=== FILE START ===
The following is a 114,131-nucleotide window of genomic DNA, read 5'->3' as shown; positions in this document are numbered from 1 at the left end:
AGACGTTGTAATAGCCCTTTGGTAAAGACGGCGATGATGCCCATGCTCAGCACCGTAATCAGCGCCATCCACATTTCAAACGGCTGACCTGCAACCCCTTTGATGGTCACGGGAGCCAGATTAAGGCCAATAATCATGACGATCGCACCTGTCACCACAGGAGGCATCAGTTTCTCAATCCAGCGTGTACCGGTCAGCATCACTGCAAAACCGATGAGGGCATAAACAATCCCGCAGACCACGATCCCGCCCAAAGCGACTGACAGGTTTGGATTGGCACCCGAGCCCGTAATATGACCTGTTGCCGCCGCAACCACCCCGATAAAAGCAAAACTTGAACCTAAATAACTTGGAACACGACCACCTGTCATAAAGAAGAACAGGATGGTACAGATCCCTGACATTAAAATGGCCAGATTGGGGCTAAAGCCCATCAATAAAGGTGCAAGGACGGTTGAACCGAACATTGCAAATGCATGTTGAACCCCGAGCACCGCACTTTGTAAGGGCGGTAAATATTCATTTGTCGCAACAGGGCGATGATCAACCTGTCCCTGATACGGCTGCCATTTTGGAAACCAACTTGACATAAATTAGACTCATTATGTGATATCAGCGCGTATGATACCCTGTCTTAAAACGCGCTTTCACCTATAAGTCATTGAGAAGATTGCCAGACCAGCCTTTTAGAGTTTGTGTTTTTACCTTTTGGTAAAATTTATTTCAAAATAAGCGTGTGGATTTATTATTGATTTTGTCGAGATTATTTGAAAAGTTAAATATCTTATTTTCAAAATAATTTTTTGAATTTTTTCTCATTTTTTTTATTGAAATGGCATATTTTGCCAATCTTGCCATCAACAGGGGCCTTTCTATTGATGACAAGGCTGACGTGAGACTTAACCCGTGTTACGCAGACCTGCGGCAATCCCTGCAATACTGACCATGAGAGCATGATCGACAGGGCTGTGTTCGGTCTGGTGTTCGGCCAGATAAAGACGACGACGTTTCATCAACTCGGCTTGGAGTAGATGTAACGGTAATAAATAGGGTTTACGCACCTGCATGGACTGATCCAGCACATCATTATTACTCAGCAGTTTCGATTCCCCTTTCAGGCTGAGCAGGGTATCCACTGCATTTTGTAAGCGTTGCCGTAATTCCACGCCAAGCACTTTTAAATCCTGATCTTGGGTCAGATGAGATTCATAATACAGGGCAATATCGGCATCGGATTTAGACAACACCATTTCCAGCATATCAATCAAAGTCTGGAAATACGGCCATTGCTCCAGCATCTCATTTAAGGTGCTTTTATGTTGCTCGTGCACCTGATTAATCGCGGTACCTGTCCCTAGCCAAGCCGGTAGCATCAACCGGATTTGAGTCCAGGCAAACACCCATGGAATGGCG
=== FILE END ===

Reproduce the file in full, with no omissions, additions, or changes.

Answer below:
The following is a 114,131-nucleotide window of genomic DNA, read 5'->3' as shown; positions in this document are numbered from 1 at the left end:
AGACGTTGTAATAGCCCTTTGGTAAAGACGGCGATGATGCCCATGCTCAGCACCGTAATCAGCGCCATCCACATTTCAAACGGCTGACCTGCAACCCCTTTGATGGTCACGGGAGCCAGATTAAGGCCAATAATCATGACGATCGCACCTGTCACCACAGGAGGCATCAGTTTCTCAATCCAGCGTGTACCGGTCAGCATCACTGCAAAACCGATGAGGGCATAAACAATCCCGCAGACCACGATCCCGCCCAAAGCGACTGACAGGTTTGGATTGGCACCCGAGCCCGTAATATGACCTGTTGCCGCCGCAACCACCCCGATAAAAGCAAAACTTGAACCTAAATAACTTGGAACACGACCACCTGTCATAAAGAAGAACAGGATGGTACAGATCCCTGACATTAAAATGGCCAGATTGGGGCTAAAGCCCATCAATAAAGGTGCAAGGACGGTTGAACCGAACATTGCAAATGCATGTTGAACCCCGAGCACCGCACTTTGTAAGGGCGGTAAATATTCATTTGTCGCAACAGGGCGATGATCAACCTGTCCCTGATACGGCTGCCATTTTGGAAACCAACTTGACATAAATTAGACTCATTATGTGATATCAGCGCGTATGATACCCTGTCTTAAAACGCGCTTTCACCTATAAGTCATTGAGAAGATTGCCAGACCAGCCTTTTAGAGTTTGTGTTTTTACCTTTTGGTAAAATTTATTTCAAAATAAGCGTGTGGATTTATTATTGATTTTGTCGAGATTATTTGAAAAGTTAAATATCTTATTTTCAAAATAATTTTTTGAATTTTTTCTCATTTTTTTTATTGAAATGGCATATTTTGCCAATCTTGCCATCAACAGGGGCCTTTCTATTGATGACAAGGCTGACGTGAGACTTAACCCGTGTTACGCAGACCTGCGGCAATCCCTGCAATACTGACCATGAGAGCATGATCGACAGGGCTGTGTTCGGTCTGGTGTTCGGCCAGATAAAGACGACGACGTTTCATCAACTCGGCTTGGAGTAGATGTAACGGTAATAAATAGGGTTTACGCACCTGCATGGACTGATCCAGCACATCATTATTACTCAGCAGTTTCGATTCCCCTTTCAGGCTGAGCAGGGTATCCACTGCATTTTGTAAGCGTTGCCGTAATTCCACGCCAAGCACTTTTAAATCCTGATCTTGGGTCAGATGAGATTCATAATACAGGGCAATATCGGCATCGGATTTAGACAACACCATTTCCAGCATATCAATCAAAGTCTGGAAATACGGCCATTGCTCCAGCATCTCATTTAAGGTGCTTTTATGTTGCTCGTGCACCTGATTAATCGCGGTACCTGTCCCTAGCCAAGCCGGTAGCATCAACCGGATTTGAGTCCAGGCAAACACCCATGGAATGGCG